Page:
I certainly agree that microstream media has changed the way society receives their news. It is uncertain, however, if the flow of information has improved because of this digital evolution. There was certainly more material to sift through regarding Tucson through newer forms of media like Twitter and Youtube, but that does not mean that a higher quality picture was produced as a result. If a person takes a video a block away from a shooting showing jammed traffic and enthusiastically touts their eagerness to place the video on Facebook it does little in the way of establishing understanding.

What all these new outlets achieve is the rapid spread of news. Something that would have took hours to get across the country at the advent of broadcast news now reaches the webpages of Twitter within 15 minutes, which is quite amazing.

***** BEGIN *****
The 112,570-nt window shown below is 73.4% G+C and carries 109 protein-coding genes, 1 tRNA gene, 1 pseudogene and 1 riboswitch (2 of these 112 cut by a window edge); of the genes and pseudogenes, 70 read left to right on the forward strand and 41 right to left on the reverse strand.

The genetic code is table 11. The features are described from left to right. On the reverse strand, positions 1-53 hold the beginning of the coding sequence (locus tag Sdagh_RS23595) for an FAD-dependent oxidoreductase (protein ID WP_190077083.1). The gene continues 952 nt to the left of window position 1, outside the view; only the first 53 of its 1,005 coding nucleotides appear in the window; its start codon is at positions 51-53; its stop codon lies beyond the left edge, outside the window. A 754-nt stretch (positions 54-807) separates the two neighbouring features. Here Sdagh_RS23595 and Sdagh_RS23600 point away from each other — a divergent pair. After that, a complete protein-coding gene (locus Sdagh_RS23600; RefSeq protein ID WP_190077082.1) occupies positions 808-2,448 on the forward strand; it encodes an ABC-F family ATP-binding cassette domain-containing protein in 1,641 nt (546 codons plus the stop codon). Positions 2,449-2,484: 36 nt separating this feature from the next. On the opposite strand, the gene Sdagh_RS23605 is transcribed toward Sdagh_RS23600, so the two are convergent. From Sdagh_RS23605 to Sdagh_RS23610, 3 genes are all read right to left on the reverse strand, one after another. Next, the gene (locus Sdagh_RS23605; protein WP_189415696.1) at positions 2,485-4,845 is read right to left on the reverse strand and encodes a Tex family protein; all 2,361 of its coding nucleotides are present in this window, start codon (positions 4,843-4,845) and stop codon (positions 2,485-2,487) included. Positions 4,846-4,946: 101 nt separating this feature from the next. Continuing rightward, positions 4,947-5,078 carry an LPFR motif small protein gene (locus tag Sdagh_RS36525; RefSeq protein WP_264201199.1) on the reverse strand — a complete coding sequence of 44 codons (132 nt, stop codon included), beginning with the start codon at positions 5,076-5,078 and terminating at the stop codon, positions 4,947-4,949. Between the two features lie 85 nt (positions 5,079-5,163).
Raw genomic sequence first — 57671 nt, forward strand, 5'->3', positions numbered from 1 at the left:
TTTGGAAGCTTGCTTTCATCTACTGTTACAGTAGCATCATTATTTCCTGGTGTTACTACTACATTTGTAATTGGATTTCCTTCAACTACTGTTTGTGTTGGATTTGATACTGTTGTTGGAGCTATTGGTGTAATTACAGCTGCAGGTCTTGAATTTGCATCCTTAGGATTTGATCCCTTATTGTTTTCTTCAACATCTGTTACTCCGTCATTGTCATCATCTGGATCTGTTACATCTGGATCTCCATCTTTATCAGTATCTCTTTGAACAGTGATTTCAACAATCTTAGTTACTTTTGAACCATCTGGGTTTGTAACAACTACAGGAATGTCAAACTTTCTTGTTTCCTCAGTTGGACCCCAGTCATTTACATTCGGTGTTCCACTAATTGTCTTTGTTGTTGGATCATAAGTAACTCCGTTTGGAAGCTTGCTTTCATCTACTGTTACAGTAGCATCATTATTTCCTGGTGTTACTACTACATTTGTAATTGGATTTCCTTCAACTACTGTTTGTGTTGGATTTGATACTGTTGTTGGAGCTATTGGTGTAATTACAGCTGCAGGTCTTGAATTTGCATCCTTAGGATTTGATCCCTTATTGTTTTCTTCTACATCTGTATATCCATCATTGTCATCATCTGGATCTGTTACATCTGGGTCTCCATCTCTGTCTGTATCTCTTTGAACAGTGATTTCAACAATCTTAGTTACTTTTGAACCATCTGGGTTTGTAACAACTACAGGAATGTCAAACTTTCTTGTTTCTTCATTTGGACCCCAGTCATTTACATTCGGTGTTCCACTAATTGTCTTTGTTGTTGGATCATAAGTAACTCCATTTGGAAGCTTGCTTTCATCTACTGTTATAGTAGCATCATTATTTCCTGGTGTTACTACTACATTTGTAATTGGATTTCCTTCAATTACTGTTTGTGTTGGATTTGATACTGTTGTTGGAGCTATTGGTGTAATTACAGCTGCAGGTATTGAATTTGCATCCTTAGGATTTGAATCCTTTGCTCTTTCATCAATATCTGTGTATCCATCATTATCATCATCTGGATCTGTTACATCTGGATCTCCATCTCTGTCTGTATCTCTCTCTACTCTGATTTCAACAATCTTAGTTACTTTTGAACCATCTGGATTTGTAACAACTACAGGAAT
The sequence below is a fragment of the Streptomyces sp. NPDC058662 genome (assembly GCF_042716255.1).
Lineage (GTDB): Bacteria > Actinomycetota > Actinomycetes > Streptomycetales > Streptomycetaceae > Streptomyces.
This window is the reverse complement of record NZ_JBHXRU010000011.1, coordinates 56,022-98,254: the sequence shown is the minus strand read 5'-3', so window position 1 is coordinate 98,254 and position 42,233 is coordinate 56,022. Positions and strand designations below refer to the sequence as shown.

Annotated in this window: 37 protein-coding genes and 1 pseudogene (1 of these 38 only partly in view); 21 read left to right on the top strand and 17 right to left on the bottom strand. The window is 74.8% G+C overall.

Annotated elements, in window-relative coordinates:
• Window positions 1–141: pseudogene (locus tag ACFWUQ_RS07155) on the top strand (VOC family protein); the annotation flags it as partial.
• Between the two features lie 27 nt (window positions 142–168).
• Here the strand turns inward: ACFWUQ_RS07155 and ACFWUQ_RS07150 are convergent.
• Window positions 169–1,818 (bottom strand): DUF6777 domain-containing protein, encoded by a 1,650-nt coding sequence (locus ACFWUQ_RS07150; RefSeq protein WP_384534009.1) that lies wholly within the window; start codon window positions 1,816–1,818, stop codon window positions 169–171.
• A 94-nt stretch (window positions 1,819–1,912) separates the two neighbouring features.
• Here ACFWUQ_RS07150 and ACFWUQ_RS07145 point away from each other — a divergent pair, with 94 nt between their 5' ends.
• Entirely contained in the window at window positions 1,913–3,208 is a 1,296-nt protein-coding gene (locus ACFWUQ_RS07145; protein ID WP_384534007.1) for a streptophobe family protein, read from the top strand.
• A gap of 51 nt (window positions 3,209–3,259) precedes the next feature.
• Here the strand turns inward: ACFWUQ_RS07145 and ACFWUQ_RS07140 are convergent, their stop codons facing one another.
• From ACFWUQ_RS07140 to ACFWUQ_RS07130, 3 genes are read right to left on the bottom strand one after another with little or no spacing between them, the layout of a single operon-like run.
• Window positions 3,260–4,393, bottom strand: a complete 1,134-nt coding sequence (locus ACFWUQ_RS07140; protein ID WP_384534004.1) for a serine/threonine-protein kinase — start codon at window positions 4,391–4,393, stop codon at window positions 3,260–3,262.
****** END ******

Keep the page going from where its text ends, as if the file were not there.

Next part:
There was not much—if anything—missing from the news coverage of Tucson, but drab news anchors often cause me as much anger as violent events. As one watches Walter Cronkite get choked up over the assassination of JFK you can’t help but be humbled. The attractive anchors filling the cable television shows can seem as detached from daily acts of violent as Americans are from the two major wars currently taking place overseas. No anchor is a revered today as Cronkite was in the 1960s and 1970s. People certainly have their “anchors,” but talking heads garner much more attention then legitimate anchors.